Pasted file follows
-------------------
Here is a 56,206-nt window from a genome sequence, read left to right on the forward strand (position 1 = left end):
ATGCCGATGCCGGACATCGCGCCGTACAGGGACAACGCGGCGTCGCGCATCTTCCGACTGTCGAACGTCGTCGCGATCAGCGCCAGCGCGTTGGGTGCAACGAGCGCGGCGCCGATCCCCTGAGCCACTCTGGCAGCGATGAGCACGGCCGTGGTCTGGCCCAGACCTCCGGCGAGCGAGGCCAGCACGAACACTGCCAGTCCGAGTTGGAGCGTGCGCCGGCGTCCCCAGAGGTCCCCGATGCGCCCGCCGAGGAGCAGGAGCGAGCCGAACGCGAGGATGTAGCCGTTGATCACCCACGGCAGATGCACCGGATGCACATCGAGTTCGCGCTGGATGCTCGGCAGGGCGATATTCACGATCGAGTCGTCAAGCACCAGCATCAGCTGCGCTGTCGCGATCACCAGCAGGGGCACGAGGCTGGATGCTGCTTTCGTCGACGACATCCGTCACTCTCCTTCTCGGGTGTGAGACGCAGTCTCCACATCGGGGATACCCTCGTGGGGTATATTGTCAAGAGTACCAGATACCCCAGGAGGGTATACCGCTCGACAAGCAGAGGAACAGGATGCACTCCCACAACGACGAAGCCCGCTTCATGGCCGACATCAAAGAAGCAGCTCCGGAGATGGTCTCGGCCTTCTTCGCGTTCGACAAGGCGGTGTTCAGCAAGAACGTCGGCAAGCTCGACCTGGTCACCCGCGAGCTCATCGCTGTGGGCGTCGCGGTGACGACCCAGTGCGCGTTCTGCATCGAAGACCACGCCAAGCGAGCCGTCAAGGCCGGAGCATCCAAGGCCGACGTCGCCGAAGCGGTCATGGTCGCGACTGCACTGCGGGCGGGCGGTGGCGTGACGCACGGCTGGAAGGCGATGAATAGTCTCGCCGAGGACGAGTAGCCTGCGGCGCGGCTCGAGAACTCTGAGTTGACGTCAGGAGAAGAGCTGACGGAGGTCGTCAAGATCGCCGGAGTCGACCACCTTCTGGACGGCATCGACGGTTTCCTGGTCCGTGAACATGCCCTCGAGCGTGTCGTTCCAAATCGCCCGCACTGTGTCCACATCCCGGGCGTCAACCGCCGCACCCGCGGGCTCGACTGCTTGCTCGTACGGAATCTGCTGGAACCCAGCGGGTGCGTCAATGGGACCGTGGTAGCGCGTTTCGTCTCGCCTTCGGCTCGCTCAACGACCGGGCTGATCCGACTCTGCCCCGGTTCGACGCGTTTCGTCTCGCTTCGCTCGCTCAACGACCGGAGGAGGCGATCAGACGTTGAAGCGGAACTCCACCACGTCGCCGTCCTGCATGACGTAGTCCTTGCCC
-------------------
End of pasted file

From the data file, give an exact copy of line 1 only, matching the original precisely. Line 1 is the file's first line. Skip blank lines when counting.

Here is a 56,206-nt window from a genome sequence, read left to right on the forward strand (position 1 = left end):